Keep problems away from the inner circle

Photo by Vicki Harris

Photo by Vicki Harris

Summer is practically here and you might have plans to take the family to an amusement park of some kind.

I remember being at amusement parks and city fairs as a kid. The lines would sometimes be long, and only a set number of riders were permitted on a given ride at a time. I remember how riders would inch closer and closer trying to be among those counted to get their turn to ride, but it didn't matter. As soon as the designated number of riders had occupied the seats, there would be a gate or some barrier preventing any more riders beyond that point.

I remember seeing riders turned away because they did not meet the height requirement to ride a particular ride. As I waited in line, I would always read the huge signs posted with the rules to ride and warnings to riders.

I thought about my years at Six Flags and the various fairs and had a bit of a revelation. We, as individuals, must learn to have similar control over our inner circle.

So often we let anything and anyone go. Mooching friends, negative co-workers, unsupportive family and disloyal significant others all get a pass through the gate right into our inner circle.

Distasteful or meaningless music and television programs alike are given unlimited access into our inner circle.

The reason the amusement parks and the city fairs have certain restrictions and guidelines is so that they protect both themselves as well as the public.

We ought to embrace this same idea when it comes to our inner circle or special dwelling.

People and things should have to meet certain standards before being permitted into our inner circle.

No negativity permitted beyond this point. No liars permitted beyond this point. No degrading messages permitted beyond this point.

These should be the signs we have up in order to protect ourselves. We have to guard against people and things that do not serve us well. In other words, if it means us no good, we cannot allow it to permeate our inner space.

We cannot be afraid to put up a gate or a sign prohibiting certain people and certain things. When we fail to do this, we allow whatever negativity and unfruitfulness attached to those people or things to take root in our inner place.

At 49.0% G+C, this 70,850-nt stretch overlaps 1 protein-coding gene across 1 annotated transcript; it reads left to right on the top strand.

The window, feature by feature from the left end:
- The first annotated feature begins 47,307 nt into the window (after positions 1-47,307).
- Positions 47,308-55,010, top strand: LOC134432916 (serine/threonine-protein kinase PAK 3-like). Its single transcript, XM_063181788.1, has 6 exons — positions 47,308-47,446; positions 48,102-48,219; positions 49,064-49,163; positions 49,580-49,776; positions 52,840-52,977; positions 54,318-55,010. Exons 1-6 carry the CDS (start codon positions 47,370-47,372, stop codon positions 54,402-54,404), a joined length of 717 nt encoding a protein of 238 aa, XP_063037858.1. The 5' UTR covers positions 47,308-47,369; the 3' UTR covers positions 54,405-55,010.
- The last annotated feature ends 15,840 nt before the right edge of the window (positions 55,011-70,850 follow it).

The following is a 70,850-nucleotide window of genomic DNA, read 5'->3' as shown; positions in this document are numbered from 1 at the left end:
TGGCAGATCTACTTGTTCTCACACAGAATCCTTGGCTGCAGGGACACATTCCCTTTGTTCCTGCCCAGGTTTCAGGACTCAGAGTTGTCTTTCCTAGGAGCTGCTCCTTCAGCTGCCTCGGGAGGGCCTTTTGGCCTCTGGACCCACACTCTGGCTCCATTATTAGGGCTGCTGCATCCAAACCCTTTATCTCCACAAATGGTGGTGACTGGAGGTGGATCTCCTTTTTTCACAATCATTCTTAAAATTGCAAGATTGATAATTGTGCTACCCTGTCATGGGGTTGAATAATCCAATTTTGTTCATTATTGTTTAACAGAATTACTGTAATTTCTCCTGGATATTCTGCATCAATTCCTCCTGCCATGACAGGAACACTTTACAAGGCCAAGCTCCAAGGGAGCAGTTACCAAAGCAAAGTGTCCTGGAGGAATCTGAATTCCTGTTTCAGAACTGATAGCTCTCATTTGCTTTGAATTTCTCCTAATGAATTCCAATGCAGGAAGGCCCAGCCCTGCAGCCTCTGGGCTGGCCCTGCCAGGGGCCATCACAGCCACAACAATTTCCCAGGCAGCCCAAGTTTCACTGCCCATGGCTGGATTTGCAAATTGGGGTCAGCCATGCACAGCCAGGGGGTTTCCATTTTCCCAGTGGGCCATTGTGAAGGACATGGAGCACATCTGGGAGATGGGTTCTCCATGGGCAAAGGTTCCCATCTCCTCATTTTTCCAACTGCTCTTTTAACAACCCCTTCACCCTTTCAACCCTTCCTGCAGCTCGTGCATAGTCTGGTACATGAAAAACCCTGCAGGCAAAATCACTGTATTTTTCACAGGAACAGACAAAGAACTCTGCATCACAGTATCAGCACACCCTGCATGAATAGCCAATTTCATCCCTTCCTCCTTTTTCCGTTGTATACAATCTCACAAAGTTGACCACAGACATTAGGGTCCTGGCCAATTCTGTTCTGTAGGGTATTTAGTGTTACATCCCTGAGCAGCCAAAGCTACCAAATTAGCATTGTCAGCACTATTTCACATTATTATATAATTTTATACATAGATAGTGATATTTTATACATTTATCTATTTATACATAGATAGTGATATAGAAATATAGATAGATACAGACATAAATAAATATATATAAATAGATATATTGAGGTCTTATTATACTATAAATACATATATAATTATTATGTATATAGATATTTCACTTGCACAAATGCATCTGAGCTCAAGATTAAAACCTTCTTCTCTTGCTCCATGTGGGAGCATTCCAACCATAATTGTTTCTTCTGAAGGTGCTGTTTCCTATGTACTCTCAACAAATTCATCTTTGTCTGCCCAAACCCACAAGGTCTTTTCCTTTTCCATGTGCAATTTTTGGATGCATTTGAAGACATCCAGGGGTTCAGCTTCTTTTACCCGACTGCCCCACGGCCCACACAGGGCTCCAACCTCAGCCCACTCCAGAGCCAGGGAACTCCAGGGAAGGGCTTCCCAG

This is why people who associate themselves with one another often think alike, act alike, and care about the same things. This is why people who listen to certain kinds of lyrics and watch certain things on television convey the messages they hear and portray the images they see.

At any given point, we will all encounter people and things that should not be permitted into our inner place. To be around gossiping, complacent or disgruntled folks is sometimes unavoidable because you may work with them or live with them. The key, however, is knowing how to put up a gate or a sign to protect them from invading your inner place.

Listen to music that uplifts, encourages, and inspires. Watch television programs that motivate and ignite creativity. Associate with ambitious, engaging, giving, and productive people. Read material that educates, enlightens, and empowers.

So, just what is this inner circle, inner place, or special dwelling? Here, I define it as the place between our minds and our spirits. Things, messages, good or bad, constructive or not, fruitful or barren can take root and inevitably cause us to take on their characteristics.

In essence, we have to be careful of who and what we allow "beyond this point."

Will you deny entrance? What does your sign say?

Contact columnist LaTonya Dunn at ln_dunn@yahoo.com.